First, let’s look at the noncommercial draft order that is expected to be adopted at the FCC’s regular monthly Open Meeting on April 22 unless changes are made between now and then.  That order, about which we wrote here, asked whether the FCC should adopt a limit of 10 applications in the upcoming window for new noncommercial FMs or for major changes in existing stations.  While there were parties that requested that the limit be higher (particularly in rural areas where the likely demand will not be as great), and other parties expressed a belief that the limit should be lower (particularly as there will be few open channels in larger markets), the draft order suggests that the FCC will stick with the limit of 10 applications.  The FCC’s intent in adopting an application cap is to reduce processing backlogs and limit the number of situations where applicants will file applications that are mutually exclusive (i.e. where both cannot be granted without creating prohibited interference), while still allowing applicants to provide new noncommercial services throughout the country.  According to the draft order, the 10-application limit used in previous NCE windows still makes sense as a happy medium between the competing desires for expanded or narrower limits.
Continue Reading FCC Clarifies Upcoming Windows for Construction Permits for New Commercial and Noncommercial FM Stations (and a Few AMs Too)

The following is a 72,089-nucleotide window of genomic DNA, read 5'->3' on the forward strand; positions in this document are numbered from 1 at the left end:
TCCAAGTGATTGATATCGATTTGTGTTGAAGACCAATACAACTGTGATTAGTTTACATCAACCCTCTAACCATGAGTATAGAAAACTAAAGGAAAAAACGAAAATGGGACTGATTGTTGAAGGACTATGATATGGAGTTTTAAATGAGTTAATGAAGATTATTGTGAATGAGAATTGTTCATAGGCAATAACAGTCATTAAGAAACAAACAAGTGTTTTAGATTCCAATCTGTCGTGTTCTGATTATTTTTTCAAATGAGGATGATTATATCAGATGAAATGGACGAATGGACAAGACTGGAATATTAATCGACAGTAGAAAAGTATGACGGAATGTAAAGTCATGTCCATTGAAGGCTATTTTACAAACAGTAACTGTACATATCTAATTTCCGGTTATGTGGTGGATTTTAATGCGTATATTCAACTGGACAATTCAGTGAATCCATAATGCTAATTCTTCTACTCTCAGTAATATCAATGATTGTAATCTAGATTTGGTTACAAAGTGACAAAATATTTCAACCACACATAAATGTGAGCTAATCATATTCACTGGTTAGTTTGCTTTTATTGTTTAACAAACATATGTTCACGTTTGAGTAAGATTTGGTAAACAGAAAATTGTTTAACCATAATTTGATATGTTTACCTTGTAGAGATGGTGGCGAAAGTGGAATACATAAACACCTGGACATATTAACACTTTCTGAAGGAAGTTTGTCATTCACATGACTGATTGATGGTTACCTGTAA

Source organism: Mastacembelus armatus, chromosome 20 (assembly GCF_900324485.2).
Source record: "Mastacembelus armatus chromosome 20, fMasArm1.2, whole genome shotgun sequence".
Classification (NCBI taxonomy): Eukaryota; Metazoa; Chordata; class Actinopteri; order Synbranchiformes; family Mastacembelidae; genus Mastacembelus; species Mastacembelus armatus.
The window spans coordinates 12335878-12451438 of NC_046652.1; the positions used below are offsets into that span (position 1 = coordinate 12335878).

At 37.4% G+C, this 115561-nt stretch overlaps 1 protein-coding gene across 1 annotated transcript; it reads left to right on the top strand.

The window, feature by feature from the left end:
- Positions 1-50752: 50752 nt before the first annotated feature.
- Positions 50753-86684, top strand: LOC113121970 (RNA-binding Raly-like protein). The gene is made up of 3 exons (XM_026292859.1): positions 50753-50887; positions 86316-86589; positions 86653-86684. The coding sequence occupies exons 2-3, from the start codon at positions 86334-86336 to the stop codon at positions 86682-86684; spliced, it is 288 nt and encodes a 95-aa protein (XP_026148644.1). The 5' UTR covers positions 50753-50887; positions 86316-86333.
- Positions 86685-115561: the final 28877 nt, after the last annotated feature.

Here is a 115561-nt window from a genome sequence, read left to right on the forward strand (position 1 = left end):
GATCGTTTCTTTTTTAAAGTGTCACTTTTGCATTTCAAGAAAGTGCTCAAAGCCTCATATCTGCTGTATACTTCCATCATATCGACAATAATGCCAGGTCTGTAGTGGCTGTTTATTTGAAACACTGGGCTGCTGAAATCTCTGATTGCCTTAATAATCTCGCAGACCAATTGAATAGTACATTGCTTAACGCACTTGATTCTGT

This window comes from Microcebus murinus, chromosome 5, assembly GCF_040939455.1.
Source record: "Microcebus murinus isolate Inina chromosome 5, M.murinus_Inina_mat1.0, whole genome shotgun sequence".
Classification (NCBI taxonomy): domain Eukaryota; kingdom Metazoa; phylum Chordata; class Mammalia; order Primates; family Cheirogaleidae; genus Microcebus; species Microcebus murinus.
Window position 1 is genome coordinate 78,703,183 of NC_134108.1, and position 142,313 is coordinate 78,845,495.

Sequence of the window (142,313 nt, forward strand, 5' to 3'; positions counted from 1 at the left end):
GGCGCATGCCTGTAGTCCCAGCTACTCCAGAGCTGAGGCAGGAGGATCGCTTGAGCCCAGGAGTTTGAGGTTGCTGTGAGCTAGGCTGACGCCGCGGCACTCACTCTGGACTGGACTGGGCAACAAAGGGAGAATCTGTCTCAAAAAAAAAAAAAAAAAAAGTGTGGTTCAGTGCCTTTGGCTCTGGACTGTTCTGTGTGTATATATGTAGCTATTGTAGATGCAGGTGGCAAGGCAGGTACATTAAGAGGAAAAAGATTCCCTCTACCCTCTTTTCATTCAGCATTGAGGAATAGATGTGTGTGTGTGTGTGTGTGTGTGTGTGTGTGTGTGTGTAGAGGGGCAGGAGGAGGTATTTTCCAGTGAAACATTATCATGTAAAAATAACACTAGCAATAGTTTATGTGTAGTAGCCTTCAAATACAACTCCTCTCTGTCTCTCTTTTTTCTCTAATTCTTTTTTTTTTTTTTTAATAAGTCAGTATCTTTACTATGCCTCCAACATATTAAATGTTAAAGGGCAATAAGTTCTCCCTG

Here are some of the regulatory and legal actions of the last week of significance to broadcasters, with links to where you can go to find more information as to how these actions may affect your operations.

  • FCC fines against two radio stations serve as a reminder that station managers need to pay close attention

With the holiday season getting smaller in the rear-view mirror and many parts of the country dealing with ice, snow, and single-digit temperatures, broadcasters could be forgiven for dreaming about the sunshine and warmth that come with spring.  Before spring arrives, however, broadcasters need to tend to important regulatory matters in February.  And, if you find yourself eager to plan past February, use our 2020 Broadcasters’ Calendar as a reference tool for tracking regulatory dates through the end of 2020.